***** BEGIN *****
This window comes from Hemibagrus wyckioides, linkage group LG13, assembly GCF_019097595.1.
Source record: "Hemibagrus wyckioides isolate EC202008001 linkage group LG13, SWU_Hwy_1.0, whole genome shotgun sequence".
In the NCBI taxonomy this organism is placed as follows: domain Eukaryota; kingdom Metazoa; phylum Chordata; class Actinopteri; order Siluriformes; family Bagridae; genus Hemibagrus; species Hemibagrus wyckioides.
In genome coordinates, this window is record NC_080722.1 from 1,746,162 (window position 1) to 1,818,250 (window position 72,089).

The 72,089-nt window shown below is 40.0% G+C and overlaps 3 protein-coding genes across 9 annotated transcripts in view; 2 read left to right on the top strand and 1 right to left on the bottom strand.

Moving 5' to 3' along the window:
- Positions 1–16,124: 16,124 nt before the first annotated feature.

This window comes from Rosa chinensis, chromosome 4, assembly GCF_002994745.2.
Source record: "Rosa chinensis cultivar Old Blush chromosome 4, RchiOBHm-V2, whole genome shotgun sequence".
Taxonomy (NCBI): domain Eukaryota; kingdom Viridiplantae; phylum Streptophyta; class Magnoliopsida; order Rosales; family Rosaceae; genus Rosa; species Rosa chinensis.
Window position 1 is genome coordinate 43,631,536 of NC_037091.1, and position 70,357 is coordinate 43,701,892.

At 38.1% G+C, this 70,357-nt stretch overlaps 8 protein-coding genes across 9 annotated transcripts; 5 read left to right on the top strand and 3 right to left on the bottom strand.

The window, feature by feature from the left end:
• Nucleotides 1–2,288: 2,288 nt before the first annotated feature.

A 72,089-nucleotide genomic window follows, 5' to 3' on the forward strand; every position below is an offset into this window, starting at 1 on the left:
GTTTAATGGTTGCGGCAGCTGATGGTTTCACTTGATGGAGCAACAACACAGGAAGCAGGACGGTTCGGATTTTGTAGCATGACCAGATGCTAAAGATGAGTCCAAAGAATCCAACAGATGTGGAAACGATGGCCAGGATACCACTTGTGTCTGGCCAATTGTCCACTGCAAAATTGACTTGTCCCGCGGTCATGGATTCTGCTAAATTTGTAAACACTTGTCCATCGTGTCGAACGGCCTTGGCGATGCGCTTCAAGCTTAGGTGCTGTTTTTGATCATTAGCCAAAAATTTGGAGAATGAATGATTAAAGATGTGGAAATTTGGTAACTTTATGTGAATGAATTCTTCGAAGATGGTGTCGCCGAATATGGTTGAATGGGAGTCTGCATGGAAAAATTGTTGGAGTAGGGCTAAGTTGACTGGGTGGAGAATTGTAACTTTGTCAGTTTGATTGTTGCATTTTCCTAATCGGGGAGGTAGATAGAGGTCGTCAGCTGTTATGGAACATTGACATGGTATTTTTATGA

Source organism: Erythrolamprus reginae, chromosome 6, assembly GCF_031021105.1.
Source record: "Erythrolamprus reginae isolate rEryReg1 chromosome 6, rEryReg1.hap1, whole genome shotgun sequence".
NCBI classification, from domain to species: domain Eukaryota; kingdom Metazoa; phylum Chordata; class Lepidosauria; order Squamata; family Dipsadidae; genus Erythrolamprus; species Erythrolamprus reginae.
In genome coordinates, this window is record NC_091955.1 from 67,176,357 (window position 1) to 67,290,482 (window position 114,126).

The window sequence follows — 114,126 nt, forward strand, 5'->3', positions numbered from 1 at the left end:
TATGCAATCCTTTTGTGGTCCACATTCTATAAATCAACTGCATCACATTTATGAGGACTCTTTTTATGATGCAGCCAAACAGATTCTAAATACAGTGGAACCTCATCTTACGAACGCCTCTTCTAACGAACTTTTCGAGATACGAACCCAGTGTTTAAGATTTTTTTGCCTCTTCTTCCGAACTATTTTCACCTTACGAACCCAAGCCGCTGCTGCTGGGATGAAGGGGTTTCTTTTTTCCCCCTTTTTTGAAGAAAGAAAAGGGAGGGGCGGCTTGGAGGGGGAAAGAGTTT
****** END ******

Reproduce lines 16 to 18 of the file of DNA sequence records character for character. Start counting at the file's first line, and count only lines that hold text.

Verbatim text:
GTTTAATGGTTGCGGCAGCTGATGGTTTCACTTGATGGAGCAACAACACAGGAAGCAGGACGGTTCGGATTTTGTAGCATGACCAGATGCTAAAGATGAGTCCAAAGAATCCAACAGATGTGGAAACGATGGCCAGGATACCACTTGTGTCTGGCCAATTGTCCACTGCAAAATTGACTTGTCCCGCGGTCATGGATTCTGCTAAATTTGTAAACACTTGTCCATCGTGTCGAACGGCCTTGGCGATGCGCTTCAAGCTTAGGTGCTGTTTTTGATCATTAGCCAAAAATTTGGAGAATGAATGATTAAAGATGTGGAAATTTGGTAACTTTATGTGAATGAATTCTTCGAAGATGGTGTCGCCGAATATGGTTGAATGGGAGTCTGCATGGAAAAATTGTTGGAGTAGGGCTAAGTTGACTGGGTGGAGAATTGTAACTTTGTCAGTTTGATTGTTGCATTTTCCTAATCGGGGAGGTAGATAGAGGTCGTCAGCTGTTATGGAACATTGACATGGTATTTTTATGA

Source organism: Erythrolamprus reginae, chromosome 6, assembly GCF_031021105.1.
Source record: "Erythrolamprus reginae isolate rEryReg1 chromosome 6, rEryReg1.hap1, whole genome shotgun sequence".